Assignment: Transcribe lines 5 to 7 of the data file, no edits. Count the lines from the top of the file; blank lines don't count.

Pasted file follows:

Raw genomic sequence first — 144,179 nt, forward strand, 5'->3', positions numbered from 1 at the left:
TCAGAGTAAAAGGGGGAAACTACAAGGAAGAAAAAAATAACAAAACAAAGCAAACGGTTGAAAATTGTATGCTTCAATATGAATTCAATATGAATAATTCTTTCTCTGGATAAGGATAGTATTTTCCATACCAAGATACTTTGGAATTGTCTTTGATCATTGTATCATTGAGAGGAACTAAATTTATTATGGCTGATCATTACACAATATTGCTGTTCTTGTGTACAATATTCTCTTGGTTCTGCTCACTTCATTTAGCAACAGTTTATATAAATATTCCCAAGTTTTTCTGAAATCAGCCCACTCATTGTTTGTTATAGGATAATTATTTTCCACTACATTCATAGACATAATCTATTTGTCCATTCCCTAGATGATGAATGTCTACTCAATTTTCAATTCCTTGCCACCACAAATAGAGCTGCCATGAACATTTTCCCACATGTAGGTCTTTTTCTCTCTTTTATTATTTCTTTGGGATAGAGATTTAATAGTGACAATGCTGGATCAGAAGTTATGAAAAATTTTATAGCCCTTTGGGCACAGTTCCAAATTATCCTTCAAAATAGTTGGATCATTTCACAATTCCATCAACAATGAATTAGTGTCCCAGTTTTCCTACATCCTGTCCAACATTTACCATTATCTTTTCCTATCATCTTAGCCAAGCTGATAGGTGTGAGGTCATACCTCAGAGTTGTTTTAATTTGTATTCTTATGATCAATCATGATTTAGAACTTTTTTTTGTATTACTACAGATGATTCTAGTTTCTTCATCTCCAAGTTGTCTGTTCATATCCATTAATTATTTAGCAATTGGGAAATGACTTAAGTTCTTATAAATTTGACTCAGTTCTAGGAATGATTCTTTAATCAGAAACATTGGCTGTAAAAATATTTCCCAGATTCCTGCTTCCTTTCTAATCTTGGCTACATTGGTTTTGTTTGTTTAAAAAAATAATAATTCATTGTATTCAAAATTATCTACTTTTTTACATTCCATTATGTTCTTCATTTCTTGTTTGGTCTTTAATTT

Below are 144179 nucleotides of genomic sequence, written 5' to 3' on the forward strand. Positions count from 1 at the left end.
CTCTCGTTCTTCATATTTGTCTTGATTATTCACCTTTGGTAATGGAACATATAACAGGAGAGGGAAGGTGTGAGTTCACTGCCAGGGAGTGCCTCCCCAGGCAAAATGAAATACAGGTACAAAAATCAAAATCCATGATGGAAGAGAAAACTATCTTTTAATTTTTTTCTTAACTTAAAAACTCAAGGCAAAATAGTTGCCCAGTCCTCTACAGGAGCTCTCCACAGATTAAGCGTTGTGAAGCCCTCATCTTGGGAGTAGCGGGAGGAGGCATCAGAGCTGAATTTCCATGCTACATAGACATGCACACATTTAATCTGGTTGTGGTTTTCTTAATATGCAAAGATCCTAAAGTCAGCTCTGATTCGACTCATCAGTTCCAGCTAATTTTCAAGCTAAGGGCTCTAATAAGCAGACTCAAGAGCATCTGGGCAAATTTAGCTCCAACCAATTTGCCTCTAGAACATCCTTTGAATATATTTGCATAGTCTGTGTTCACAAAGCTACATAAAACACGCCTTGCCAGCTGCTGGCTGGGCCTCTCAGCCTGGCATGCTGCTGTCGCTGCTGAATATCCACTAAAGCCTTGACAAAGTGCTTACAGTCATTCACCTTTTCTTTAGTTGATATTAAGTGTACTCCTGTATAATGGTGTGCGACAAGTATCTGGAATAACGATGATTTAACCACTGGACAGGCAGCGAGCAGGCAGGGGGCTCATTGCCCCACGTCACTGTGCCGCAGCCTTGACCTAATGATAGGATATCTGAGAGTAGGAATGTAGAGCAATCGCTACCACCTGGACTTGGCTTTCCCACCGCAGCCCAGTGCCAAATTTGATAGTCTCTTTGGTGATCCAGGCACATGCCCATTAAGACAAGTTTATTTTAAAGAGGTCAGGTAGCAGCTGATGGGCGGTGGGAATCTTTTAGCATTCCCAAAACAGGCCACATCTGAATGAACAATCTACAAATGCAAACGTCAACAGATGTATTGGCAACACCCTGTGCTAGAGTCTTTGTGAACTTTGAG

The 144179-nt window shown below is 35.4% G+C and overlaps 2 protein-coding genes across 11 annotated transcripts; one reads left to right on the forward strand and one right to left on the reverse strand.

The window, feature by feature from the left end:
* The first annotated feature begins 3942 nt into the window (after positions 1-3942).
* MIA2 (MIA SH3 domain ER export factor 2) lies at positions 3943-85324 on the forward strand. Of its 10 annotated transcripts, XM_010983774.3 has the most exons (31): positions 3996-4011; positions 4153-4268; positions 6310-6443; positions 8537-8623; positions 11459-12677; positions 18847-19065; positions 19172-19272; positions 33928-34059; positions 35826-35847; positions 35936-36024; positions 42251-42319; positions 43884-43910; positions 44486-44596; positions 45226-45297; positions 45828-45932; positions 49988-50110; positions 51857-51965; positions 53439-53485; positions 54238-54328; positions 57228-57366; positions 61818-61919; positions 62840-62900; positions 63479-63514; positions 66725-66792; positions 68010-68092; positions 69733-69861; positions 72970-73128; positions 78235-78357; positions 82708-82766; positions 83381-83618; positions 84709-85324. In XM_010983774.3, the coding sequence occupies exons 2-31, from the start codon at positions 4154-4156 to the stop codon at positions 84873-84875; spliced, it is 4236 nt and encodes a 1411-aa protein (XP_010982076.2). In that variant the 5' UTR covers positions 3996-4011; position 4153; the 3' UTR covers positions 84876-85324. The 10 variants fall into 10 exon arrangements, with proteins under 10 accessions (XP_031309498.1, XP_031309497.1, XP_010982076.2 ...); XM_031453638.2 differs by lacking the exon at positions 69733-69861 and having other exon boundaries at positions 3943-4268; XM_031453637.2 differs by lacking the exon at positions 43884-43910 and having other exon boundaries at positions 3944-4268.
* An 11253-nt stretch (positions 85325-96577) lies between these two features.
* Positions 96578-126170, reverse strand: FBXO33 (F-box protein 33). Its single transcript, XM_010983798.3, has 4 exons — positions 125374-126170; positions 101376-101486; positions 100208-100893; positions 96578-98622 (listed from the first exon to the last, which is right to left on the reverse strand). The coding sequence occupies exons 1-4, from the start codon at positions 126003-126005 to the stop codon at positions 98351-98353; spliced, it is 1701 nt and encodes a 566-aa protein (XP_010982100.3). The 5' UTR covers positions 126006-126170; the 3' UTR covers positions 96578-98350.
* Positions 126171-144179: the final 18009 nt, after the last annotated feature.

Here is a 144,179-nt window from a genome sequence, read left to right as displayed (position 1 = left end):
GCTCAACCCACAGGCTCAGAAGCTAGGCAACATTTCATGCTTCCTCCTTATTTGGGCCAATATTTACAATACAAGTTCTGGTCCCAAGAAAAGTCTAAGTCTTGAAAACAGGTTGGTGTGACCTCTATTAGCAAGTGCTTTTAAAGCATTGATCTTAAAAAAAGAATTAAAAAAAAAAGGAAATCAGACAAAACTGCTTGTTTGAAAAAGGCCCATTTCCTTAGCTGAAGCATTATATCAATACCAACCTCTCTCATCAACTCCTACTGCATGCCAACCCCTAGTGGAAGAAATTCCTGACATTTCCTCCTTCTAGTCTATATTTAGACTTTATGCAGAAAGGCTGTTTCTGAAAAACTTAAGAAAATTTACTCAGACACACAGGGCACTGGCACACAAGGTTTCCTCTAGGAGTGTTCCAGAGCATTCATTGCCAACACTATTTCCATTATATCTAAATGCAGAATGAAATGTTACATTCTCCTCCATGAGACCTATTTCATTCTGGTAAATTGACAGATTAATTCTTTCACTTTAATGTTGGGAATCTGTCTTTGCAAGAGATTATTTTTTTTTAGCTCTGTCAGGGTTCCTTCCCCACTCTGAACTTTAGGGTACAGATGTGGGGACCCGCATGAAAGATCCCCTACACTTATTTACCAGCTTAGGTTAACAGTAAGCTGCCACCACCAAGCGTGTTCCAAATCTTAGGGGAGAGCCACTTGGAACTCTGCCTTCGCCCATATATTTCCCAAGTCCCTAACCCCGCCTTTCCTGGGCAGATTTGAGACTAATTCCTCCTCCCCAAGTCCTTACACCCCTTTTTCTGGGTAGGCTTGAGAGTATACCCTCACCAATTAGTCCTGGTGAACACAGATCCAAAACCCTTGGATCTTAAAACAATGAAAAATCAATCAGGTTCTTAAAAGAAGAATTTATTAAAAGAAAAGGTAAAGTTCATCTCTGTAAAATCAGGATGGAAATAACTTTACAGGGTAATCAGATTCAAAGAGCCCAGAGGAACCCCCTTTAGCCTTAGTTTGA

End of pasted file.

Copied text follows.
The 144179-nt window shown below is 35.4% G+C and overlaps 2 protein-coding genes across 11 annotated transcripts; one reads left to right on the forward strand and one right to left on the reverse strand.

The window, feature by feature from the left end:
* The first annotated feature begins 3942 nt into the window (after positions 1-3942).